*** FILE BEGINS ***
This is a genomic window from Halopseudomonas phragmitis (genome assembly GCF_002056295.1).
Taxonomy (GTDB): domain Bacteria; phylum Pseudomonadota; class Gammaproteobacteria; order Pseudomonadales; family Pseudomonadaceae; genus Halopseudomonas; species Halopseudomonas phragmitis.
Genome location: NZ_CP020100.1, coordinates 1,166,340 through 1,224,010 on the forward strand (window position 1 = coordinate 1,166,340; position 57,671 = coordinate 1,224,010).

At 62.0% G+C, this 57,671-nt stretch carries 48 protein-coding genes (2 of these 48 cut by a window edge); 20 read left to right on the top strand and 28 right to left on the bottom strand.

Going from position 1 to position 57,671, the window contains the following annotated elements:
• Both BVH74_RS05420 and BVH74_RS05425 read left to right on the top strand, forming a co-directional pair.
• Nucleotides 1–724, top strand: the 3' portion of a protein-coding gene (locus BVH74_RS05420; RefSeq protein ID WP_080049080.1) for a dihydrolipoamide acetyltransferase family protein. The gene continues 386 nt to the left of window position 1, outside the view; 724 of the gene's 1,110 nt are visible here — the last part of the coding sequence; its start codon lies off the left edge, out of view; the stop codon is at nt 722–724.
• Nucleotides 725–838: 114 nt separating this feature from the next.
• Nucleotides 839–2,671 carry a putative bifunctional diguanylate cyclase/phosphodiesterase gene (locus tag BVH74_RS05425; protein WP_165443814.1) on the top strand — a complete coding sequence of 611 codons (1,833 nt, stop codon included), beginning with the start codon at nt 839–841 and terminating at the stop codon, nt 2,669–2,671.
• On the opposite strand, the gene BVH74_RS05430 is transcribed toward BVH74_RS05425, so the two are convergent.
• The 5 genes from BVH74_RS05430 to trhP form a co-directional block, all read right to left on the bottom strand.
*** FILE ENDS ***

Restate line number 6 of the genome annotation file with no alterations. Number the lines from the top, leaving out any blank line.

• Both BVH74_RS05420 and BVH74_RS05425 read left to right on the top strand, forming a co-directional pair.